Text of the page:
Whether corporations own, lease, or franchise their planes, hotels and casinos, the major players have expanded their scope significantly. Airline available seat miles, for example, soared, figuratively, up 140% since 2011, while revenue per average seat mile for the domestic carriers has remained within a tight range.
To cover their higher annual debt or lease payments, the travel and lodging industries have needed to fill more seats and rooms. Sure enough, load factor for the airline industry has risen from the mid-70% range in the early 2000’s to 85% recently while occupancy for US hotels has climbed from around 59% at the start of the millennium to 66% last year.
When the state of Massachusetts decided to legalize casinos, Wynn jumped at the chance. It proposed an extravagant casino/hotel in a densely populated neighborhood of a town adjacent to Boston, difficult to reach and without ample parking. Their early outlook, suggesting close to $220 million in first full year operating profits, will prove wildly optimistic, even in a normal environment.
In the aftermath of Covid-19, closing all leisure facilities across the country, Wynn has appealed to the state of Massachusetts and federal government for tax relief and bailout assistance, citing its hefty 5,000-person workforce. As Wynn’s management might have badly miscalculated the payoff for the project, should its share of a bailout be judged primarily on the size of its staff? Likewise, should some other criteria be used for Hilton, whose share repurchase followed its spin-out, with abundant debt, from Blackstone, or American Airlines after its jumbo-jet-sized share purchase?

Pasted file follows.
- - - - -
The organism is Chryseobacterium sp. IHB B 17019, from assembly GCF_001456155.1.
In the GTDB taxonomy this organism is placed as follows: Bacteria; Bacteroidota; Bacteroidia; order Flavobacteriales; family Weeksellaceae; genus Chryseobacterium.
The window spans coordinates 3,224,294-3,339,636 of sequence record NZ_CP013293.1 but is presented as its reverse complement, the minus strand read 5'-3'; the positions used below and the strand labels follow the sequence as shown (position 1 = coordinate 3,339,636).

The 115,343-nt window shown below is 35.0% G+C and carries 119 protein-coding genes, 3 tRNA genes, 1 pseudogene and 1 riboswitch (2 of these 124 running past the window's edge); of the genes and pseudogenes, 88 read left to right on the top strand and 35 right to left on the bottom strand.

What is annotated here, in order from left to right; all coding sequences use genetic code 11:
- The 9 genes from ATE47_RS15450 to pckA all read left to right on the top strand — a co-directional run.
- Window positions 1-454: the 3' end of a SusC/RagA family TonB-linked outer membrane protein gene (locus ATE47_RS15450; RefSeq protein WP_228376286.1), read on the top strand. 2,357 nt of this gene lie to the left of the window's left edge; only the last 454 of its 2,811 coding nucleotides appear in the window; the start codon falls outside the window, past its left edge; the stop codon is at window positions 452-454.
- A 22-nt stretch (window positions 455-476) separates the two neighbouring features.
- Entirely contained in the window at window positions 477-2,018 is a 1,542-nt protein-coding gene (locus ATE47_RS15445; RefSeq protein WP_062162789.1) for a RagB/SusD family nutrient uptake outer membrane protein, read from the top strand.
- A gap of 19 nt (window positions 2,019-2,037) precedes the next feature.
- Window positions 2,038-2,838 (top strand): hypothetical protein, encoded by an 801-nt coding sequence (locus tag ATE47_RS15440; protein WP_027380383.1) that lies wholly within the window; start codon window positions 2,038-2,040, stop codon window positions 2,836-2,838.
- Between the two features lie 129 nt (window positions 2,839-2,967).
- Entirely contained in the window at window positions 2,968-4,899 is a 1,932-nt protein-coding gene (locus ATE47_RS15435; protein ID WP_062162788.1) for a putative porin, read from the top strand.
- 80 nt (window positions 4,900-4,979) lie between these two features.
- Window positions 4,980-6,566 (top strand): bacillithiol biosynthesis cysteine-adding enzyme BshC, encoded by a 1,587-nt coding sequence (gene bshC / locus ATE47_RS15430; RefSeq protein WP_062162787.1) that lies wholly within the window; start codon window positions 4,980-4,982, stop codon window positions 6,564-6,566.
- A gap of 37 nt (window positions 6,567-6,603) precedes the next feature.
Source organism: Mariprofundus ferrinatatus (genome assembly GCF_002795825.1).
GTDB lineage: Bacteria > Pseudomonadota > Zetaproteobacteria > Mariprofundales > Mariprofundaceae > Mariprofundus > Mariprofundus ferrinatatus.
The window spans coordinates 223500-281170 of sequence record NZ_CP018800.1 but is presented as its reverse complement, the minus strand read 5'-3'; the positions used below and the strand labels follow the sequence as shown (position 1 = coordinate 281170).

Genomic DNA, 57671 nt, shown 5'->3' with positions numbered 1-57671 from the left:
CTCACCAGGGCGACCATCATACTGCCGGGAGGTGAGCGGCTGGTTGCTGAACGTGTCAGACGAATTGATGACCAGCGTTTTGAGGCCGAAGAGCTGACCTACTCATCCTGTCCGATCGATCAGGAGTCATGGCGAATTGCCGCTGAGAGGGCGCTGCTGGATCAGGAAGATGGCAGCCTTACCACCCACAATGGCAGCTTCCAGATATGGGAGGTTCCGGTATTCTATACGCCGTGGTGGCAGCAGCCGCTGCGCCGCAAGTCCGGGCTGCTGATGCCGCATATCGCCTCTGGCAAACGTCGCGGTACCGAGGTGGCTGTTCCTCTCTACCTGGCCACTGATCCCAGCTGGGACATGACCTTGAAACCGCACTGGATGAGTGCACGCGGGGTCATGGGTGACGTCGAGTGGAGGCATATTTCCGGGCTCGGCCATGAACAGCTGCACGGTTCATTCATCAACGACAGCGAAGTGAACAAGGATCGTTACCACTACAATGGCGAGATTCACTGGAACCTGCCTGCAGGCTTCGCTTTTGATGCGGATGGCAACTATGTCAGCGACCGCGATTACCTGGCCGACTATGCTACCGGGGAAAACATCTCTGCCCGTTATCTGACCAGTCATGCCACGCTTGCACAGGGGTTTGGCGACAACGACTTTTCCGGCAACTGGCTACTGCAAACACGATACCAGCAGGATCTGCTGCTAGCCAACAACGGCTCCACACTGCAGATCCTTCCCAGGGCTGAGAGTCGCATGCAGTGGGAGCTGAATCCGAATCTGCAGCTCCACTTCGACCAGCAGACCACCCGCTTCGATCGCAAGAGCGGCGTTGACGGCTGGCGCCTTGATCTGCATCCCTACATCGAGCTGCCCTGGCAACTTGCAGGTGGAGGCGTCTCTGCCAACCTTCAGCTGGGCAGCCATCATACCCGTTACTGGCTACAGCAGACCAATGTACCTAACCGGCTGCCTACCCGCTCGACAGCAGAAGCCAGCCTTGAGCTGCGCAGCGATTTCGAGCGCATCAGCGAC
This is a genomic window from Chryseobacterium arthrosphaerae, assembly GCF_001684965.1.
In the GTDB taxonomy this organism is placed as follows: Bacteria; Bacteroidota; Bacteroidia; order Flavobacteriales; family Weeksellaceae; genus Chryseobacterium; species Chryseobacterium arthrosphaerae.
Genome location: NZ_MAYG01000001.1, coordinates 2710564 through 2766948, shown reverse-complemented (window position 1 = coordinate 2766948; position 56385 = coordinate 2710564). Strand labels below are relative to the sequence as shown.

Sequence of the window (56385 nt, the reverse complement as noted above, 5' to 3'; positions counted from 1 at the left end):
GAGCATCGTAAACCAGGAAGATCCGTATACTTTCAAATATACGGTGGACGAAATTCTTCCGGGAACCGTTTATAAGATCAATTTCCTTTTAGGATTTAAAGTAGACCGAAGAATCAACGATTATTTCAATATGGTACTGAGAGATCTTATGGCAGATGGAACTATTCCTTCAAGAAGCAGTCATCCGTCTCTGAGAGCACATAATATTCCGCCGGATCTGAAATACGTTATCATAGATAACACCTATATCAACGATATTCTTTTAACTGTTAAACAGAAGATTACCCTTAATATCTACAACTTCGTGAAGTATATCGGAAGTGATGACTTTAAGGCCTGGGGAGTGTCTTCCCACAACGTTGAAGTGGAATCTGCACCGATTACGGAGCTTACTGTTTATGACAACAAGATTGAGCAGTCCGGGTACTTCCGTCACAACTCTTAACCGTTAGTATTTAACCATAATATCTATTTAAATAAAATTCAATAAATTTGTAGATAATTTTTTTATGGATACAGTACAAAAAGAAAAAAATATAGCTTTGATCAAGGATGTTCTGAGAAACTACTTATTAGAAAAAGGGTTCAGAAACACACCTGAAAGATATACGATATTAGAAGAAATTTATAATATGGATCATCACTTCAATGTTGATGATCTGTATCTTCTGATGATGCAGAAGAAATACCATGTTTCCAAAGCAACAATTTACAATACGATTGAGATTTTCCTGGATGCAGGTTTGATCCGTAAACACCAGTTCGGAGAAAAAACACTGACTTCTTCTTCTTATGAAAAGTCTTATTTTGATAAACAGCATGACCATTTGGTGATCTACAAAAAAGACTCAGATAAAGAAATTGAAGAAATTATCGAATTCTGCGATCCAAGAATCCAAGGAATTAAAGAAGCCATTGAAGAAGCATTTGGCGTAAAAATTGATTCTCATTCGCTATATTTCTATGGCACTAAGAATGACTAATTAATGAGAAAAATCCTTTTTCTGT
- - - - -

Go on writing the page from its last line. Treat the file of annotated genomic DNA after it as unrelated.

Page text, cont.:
At first glance, I thought there should be some penalty right now for imprudent risk-taking prior to this crisis, based on measures of debt, liquidity, stock repurchases, etc. But I’ve since changed my mind.
Hopefully, this is a once-in-a-lifetime experience. Those workers need to receive income from Wynn, Delta Air Lines, and Marriott by way of the bailout, or they will get it another way, straight from the government. Call it a transfer payment, a shifted wage responsibility, or unemployment insurance, but we need to do it and it is easier to have them stay within the company.
In addition, the federal government should learn from Treasury’s Troubled Asset Relief Program in 2008, which successfully ventilated the entire financial system that was imploding under the weight of some very risky behavior. TARP handed out $442 billion, and, basically, broke even, despite the list of beneficiaries that a Who’s Who of banking giants.
The government should attach some financial and operating strings to this bailout so taxpayers ultimately profit in the rebuild, particularly with the large corporations in the many industries left vulnerable when people can’t go anyway.
When they reopen the Encore in Las Vegas, I’ll be there.
Karen Firestone is chairman, CEO, and co-founder of Aureus Asset Management, an investment firm dedicated to providing contemporary asset management to families, individuals and institutions.